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  1. retro's Avatar
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    #1

    Either, neither; singular, plural

    Hi!

    I was wondering whether a singular or a plural verb is more common in the following sentences? Is either option formal or informal?

    1.
    a. Neither of the players has/have recovered.
    b. Either of them is/are gonna be sidelined.

    2.
    a. Neither Jim nor Susie are/is going to the party tonight.
    b. Either Owen or Shearer are/is gonna take the penalty.

    3. Neither my wife nor my friends" agree(s) with this decision of the government.

    I've heard that in #3 an agreement of proximity is required. What do you think?


    I would appreciate AmE speakers' help but the rules of BrE are very welcome too.

    Thanky you!

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    #2

    Re: Either, neither; singular, plural

    The singular is preferred in formal language. In everyday use, the plural is very common.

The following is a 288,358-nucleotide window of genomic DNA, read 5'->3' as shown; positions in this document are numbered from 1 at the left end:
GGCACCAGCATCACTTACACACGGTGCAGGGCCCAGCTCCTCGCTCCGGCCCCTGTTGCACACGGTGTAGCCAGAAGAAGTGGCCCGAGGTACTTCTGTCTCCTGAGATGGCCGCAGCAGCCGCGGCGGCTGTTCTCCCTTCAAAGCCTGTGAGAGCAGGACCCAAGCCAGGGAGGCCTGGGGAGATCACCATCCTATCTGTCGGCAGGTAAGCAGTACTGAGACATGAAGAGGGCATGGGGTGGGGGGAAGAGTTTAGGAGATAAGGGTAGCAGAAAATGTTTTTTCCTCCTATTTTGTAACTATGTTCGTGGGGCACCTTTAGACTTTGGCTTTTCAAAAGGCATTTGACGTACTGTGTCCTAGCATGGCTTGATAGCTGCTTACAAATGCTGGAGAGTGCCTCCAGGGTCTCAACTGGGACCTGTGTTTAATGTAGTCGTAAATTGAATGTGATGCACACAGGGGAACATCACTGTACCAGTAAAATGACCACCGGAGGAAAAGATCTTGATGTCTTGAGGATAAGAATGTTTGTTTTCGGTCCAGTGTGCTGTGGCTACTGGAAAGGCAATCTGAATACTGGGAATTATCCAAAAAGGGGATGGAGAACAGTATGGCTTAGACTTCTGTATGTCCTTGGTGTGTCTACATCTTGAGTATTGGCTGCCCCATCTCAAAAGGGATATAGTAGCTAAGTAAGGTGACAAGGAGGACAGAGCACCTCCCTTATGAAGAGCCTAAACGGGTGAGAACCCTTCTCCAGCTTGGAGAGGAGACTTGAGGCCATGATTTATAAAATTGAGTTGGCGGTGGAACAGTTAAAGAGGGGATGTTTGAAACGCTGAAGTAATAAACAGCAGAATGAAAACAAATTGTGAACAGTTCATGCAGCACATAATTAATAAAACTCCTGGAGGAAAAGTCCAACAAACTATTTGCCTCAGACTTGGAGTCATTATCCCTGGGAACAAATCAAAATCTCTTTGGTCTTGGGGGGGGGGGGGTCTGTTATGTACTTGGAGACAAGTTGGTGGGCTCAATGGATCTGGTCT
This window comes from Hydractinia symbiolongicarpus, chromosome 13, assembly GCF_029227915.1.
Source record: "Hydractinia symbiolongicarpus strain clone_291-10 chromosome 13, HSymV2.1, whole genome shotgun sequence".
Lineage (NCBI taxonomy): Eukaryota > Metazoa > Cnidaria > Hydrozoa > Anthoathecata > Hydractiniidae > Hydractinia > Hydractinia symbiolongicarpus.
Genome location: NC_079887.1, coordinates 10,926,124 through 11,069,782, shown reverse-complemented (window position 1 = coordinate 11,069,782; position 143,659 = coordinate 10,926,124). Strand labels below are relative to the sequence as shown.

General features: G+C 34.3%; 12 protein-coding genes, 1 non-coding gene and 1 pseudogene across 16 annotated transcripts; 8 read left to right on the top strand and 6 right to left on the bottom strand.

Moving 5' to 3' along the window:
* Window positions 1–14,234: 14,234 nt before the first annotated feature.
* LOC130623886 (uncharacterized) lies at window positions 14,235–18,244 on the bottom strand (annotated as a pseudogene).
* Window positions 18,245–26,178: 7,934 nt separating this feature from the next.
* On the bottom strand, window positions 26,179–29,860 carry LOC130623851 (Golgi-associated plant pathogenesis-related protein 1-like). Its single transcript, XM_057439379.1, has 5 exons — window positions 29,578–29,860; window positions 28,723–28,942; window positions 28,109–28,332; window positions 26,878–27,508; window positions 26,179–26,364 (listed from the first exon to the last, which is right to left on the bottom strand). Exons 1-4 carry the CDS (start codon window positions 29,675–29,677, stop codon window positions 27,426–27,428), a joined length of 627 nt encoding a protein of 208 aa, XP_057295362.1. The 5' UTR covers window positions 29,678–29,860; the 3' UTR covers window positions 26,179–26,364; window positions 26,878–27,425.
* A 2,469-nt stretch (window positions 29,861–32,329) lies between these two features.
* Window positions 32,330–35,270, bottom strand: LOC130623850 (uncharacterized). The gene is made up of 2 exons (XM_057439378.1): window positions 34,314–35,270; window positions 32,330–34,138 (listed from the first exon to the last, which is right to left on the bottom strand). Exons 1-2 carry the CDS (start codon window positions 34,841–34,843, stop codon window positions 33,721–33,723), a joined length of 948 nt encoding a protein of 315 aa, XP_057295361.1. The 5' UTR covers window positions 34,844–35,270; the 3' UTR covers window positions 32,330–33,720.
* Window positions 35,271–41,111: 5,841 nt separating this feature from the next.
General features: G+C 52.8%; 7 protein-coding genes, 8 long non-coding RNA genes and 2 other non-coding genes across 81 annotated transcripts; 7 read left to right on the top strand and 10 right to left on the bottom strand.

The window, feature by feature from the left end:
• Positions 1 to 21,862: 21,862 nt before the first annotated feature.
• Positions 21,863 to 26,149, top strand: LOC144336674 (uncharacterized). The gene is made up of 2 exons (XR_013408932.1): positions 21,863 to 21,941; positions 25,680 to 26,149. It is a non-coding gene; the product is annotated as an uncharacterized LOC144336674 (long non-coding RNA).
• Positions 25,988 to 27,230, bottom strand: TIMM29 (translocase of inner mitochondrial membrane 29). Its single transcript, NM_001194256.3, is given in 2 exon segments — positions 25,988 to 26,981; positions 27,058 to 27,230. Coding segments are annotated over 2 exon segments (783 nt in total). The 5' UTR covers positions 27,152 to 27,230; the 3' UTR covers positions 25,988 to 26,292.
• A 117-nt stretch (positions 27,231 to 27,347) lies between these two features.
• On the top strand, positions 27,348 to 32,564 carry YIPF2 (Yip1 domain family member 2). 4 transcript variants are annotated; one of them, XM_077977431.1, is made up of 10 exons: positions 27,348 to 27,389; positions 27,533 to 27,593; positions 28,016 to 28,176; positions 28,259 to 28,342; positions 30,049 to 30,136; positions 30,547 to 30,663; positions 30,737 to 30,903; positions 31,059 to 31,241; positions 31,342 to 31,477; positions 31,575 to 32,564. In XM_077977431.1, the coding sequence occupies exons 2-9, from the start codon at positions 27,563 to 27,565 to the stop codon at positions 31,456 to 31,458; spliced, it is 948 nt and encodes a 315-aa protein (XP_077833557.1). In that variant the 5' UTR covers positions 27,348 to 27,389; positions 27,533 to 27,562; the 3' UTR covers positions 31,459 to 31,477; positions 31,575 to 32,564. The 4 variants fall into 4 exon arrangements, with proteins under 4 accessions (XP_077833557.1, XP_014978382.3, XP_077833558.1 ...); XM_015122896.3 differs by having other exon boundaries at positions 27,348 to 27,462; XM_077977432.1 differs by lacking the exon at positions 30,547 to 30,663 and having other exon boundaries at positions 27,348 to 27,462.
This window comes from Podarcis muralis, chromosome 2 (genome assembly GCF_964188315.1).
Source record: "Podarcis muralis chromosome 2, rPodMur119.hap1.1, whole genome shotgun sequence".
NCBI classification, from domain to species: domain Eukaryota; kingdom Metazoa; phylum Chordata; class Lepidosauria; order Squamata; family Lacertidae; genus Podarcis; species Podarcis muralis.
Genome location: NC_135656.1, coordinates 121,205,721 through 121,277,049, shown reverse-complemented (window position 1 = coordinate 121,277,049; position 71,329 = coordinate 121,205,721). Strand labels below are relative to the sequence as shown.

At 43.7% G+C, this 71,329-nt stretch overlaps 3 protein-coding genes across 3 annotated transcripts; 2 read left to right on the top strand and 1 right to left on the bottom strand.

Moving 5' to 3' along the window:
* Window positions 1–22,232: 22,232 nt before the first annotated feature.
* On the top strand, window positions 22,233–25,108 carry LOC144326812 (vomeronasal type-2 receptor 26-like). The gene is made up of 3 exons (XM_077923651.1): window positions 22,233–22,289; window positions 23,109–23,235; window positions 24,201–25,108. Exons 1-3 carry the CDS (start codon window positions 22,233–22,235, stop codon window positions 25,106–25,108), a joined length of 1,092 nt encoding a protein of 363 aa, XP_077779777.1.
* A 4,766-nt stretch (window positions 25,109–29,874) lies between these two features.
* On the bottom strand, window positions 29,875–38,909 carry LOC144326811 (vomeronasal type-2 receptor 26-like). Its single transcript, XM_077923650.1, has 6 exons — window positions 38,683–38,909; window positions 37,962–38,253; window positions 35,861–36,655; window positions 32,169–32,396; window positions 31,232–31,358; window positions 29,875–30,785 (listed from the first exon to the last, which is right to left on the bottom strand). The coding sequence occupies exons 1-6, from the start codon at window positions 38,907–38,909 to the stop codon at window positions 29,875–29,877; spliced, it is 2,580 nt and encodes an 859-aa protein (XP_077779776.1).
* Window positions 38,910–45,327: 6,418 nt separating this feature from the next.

2. retro's Avatar
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    #3

    Re: Either, neither; singular, plural

    Thanky you, Tdol!

    Do you think the same rule applies to American usage, or should we wait what AmE speakers will say?

  3. MikeNewYork's Avatar
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    #4

    Re: Either, neither; singular, plural

    Quote Originally Posted by retro View Post
    Thanky you, Tdol!

    Do you think the same rule applies to American usage, or should we wait what AmE speakers will say?
    AmE: I agree with Tdol. Singular is prferred, but the plural is common in informal use and in speech.

  4. retro's Avatar
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    #5

    Re: Either, neither; singular, plural

    Quote Originally Posted by MikeNewYork View Post
    AmE: I agree with Tdol. Singular is prferred, but the plural is common in informal use and in speech.

    Thanks, Mike!

    I've got another question though:
    Does the same principle apply to "each of", "each one of" and "every one of"?

  5. MikeNewYork's Avatar
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    #6

    Re: Either, neither; singular, plural

    Quote Originally Posted by retro View Post
    Thanks, Mike!

    I've got another question though:
    Does the same principle apply to "each of", "each one of" and "every one of"?
    Yes, but I think the preference for a singular "each" is even stronger than with the others.

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